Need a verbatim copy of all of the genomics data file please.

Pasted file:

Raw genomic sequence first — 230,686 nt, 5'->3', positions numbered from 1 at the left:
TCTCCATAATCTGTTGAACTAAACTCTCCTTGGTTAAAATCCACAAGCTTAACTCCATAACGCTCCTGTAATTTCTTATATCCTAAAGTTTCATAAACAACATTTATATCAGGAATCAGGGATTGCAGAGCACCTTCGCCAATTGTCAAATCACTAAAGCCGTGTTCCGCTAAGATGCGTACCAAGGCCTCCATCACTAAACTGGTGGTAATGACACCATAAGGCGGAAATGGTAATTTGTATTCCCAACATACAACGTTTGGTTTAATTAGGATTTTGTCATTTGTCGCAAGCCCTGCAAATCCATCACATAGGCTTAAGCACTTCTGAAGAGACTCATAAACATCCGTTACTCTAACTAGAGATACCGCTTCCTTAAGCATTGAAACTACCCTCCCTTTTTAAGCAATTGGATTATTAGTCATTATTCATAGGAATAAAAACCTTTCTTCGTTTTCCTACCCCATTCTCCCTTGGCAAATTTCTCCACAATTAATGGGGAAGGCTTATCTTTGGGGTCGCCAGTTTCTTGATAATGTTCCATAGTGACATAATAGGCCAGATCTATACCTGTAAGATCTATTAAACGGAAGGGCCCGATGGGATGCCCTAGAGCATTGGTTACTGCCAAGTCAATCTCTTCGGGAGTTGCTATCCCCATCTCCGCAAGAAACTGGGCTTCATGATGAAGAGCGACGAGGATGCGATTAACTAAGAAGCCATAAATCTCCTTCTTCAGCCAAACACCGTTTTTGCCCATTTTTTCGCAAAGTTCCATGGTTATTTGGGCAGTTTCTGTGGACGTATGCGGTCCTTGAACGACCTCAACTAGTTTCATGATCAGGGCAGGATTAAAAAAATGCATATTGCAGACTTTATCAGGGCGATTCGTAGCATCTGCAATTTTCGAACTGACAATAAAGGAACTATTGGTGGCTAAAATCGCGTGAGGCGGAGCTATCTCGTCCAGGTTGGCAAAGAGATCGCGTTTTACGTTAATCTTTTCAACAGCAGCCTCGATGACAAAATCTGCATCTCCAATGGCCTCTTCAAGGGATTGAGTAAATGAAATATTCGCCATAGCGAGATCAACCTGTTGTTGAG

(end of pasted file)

Raw genomic sequence first — 230,686 nt, 5'->3', positions numbered from 1 at the left:
TCTCCATAATCTGTTGAACTAAACTCTCCTTGGTTAAAATCCACAAGCTTAACTCCATAACGCTCCTGTAATTTCTTATATCCTAAAGTTTCATAAACAACATTTATATCAGGAATCAGGGATTGCAGAGCACCTTCGCCAATTGTCAAATCACTAAAGCCGTGTTCCGCTAAGATGCGTACCAAGGCCTCCATCACTAAACTGGTGGTAATGACACCATAAGGCGGAAATGGTAATTTGTATTCCCAACATACAACGTTTGGTTTAATTAGGATTTTGTCATTTGTCGCAAGCCCTGCAAATCCATCACATAGGCTTAAGCACTTCTGAAGAGACTCATAAACATCCGTTACTCTAACTAGAGATACCGCTTCCTTAAGCATTGAAACTACCCTCCCTTTTTAAGCAATTGGATTATTAGTCATTATTCATAGGAATAAAAACCTTTCTTCGTTTTCCTACCCCATTCTCCCTTGGCAAATTTCTCCACAATTAATGGGGAAGGCTTATCTTTGGGGTCGCCAGTTTCTTGATAATGTTCCATAGTGACATAATAGGCCAGATCTATACCTGTAAGATCTATTAAACGGAAGGGCCCGATGGGATGCCCTAGAGCATTGGTTACTGCCAAGTCAATCTCTTCGGGAGTTGCTATCCCCATCTCCGCAAGAAACTGGGCTTCATGATGAAGAGCGACGAGGATGCGATTAACTAAGAAGCCATAAATCTCCTTCTTCAGCCAAACACCGTTTTTGCCCATTTTTTCGCAAAGTTCCATGGTTATTTGGGCAGTTTCTGTGGACGTATGCGGTCCTTGAACGACCTCAACTAGTTTCATGATCAGGGCAGGATTAAAAAAATGCATATTGCAGACTTTATCAGGGCGATTCGTAGCATCTGCAATTTTCGAACTGACAATAAAGGAACTATTGGTGGCTAAAATCGCGTGAGGCGGAGCTATCTCGTCCAGGTTGGCAAAGAGATCGCGTTTTACGTTAATCTTTTCAACAGCAGCCTCGATGACAAAATCTGCATCTCCAATGGCCTCTTCAAGGGATTGAGTAAATGAAATATTCGCCATAGCGAGATCAACCTGTTGTTGAG